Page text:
SANTA CLARITA (CBSLA) – Firefighters worked throughout the night to stop forward progress of a fast-moving 1,100-acre fire which broke out Sunday afternoon and ripped through brush between Santa Clarita and Agua Dulce, forcing the evacuation of several homes.

July 5, 2020. (CBSLA)

The Soledad Fire broke out before 3:30 p.m. Sunday in the area of Agua Dulce Canyon Road and the 14 Freeway. As of 8:55 p.m. Monday the blaze had consumed 1,498 acres, was 48% contained and all evacuation orders had been lifted.

“As we move through today, crews will be focused on establishing perimeter control around the fire to ensure we do not have increased growth…the challenge is the fact that it will again be hot and dry today,” L.A. County Fire Chief Deputy David Richardson said at a briefing Monday morning. “Temperatures are expected to be in the mid to high 90s. And we’re embracing that afternoon wind component that drove this fire yesterday.”

Driven by 20 to 30 mile-per-hour winds, by 5 p.m. Sunday, it had exploded to 400 acres and forced the closure of the 14 Freeway, according to the Los Angeles County Fire Department.

L.A. County Sheriff’s deputies began evacuating homes between Agua Dulce Canyon and Soledad Canyon roads, north and east of the 14 Freeway.

“They told us when they came to evacuate us that it was within a mile, a mile-and-a-half, and all they (the fire) had to do was go over one ridge and it would be in our area,” evacuee Annette Perez told CBSLA.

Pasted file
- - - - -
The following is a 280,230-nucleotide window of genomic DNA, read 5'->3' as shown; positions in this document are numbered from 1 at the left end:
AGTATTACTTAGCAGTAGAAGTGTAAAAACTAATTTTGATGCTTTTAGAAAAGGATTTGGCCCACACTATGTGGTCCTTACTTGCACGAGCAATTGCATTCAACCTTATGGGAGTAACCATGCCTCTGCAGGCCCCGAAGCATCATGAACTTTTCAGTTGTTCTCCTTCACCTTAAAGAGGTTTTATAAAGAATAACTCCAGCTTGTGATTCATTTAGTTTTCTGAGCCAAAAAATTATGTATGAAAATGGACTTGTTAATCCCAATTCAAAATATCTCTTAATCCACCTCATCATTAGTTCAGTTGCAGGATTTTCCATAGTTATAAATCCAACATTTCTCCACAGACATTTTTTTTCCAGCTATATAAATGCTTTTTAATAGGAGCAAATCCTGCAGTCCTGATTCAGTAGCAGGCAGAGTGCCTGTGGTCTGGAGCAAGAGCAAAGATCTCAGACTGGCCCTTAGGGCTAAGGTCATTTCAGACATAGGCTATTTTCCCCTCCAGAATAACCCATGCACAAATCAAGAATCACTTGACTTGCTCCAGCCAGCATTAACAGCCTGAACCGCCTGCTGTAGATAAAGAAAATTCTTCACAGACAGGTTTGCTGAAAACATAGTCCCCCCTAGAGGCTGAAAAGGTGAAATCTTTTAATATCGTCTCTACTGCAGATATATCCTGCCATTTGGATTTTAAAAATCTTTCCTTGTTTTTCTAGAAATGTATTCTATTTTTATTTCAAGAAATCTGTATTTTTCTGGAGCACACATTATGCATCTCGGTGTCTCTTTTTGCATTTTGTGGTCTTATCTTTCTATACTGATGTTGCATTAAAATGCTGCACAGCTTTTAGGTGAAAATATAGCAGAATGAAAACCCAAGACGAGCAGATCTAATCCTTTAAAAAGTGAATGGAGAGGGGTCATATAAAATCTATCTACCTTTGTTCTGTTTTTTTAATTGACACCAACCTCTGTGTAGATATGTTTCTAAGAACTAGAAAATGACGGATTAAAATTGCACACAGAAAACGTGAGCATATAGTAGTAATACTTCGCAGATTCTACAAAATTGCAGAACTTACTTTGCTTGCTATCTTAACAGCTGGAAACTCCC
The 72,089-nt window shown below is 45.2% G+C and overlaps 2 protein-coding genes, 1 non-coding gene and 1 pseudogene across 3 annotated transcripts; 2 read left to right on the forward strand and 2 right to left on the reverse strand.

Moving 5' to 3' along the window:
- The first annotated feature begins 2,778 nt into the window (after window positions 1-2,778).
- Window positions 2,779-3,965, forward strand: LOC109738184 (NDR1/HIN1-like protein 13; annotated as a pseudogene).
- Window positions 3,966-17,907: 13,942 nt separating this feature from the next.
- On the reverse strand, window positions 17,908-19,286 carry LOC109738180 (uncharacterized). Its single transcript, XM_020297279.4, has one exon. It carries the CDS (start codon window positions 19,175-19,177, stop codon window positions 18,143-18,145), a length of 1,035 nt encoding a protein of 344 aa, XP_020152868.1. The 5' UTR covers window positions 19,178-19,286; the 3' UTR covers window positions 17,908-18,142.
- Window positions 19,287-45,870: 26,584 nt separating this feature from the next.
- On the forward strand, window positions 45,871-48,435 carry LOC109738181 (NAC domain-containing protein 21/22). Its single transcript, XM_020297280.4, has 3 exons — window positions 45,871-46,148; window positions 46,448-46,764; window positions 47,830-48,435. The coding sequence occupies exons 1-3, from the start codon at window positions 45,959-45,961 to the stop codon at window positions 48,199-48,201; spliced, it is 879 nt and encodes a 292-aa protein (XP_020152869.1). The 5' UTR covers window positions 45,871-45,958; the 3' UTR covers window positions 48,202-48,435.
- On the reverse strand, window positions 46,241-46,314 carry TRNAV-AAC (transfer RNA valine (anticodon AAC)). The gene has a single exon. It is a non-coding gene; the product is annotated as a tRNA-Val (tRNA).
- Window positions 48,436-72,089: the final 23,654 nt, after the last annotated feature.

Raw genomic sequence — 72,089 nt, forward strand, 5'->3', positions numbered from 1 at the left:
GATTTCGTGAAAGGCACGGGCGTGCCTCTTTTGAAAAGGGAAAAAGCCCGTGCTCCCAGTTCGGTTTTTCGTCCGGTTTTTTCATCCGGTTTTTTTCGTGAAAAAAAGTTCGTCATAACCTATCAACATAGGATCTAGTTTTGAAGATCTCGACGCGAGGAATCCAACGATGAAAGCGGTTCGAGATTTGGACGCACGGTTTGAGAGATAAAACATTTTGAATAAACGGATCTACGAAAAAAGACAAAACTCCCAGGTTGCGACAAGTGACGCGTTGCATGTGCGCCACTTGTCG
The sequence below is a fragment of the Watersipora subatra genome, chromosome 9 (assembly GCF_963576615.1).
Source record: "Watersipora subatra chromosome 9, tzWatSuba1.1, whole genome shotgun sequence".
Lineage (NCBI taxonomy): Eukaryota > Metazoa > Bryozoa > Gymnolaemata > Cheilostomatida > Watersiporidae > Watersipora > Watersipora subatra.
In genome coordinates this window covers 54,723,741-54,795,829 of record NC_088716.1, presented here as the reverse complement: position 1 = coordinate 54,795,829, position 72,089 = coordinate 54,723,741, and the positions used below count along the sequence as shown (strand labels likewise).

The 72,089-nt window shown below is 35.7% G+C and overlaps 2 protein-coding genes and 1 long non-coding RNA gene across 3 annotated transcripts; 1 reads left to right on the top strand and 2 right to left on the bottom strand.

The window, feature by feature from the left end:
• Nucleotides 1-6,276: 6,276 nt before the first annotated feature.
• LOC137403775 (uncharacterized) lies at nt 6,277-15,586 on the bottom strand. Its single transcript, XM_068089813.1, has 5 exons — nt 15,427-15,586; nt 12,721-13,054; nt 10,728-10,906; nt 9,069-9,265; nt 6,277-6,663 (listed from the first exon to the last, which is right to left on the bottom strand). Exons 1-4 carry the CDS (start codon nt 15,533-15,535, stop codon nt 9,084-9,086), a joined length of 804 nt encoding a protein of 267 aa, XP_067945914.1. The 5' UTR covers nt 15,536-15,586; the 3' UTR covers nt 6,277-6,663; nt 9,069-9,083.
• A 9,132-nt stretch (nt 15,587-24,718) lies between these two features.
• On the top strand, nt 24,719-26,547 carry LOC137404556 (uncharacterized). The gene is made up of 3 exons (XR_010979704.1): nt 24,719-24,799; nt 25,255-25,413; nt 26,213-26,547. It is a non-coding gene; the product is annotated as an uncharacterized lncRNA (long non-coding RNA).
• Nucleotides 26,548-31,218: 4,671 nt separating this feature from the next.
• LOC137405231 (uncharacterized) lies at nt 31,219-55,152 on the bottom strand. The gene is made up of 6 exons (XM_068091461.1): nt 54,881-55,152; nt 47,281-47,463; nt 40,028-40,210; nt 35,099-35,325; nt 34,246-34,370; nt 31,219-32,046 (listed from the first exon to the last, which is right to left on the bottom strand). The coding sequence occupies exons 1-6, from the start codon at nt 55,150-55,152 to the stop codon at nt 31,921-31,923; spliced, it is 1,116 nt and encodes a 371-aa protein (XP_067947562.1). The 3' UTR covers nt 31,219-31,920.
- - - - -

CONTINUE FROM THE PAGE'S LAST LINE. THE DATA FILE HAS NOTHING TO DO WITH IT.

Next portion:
The fire forced about 40 people living in nine homes to evacuate. At its height, the fire was posing a potential threat to nearly 4,800 structures, the fire department said. There was no word of any injuries or damage to structures.

July 6, 2020. (CBSLA)

The southbound lanes of the 14 Freeway were fully reopened just before 11 p.m. Sunday. Several northbound lanes remained blocked, however.

There is no word on a cause, although Los Angeles County Fire Chief Deputy David Richardson confirmed investigators are looking into whether fireworks may have sparked the blaze.

“Fireworks in general, they’re a huge hazard…we’ve been battling fires throughout the entire weekend, and even before that, just due to, not only, illegal fireworks, but the so-called safe and sane fireworks as well cause a huge hazard for us, especially when they’re being set off in dry areas and those communities that are vulnerable for wildland fire,” Richardson said.

About 400 firefighters were battling the blaze in rough terrain, assisted by water-dropping helicopters. Along with LACFD, the Angeles National Forest, L.A. Fire Department, CAL Fire and California Highway Patrol were taking part in the firefight.

The Red Cross established a temporary evacuation site in Palmdale, located in the Victory Outreach parking lot at 37419 25th St. East. Residents must remain in their vehicles because of the Red Cross is unable to create an evacuation center due to the coronavirus outbreak.

“We’re having them initially stay in their cars, and then we’ll try to find resources for them, such as hotels or other places they can stay,” L.A. County Sheriff’s Capt. Ronald Shaffer said. “In the meantime, they are keeping small animals with them.”

Several fires were reported over the weekend amid hot, dry conditions coupled with the use of illegal fireworks. A brush fire ripped through 21 acres Sunday afternoon inside Irvine Regional Park in Orange. An illegal fireworks display in Northridge Saturday caught an apartment building on fire, destroying eight units. Two brush fires burned in the Central L.A. neighborhood of Elysian Park Saturday evening.

A brush fire that burned near the San Bernardino Mountains community of Running Springs also forced evacuations Friday.

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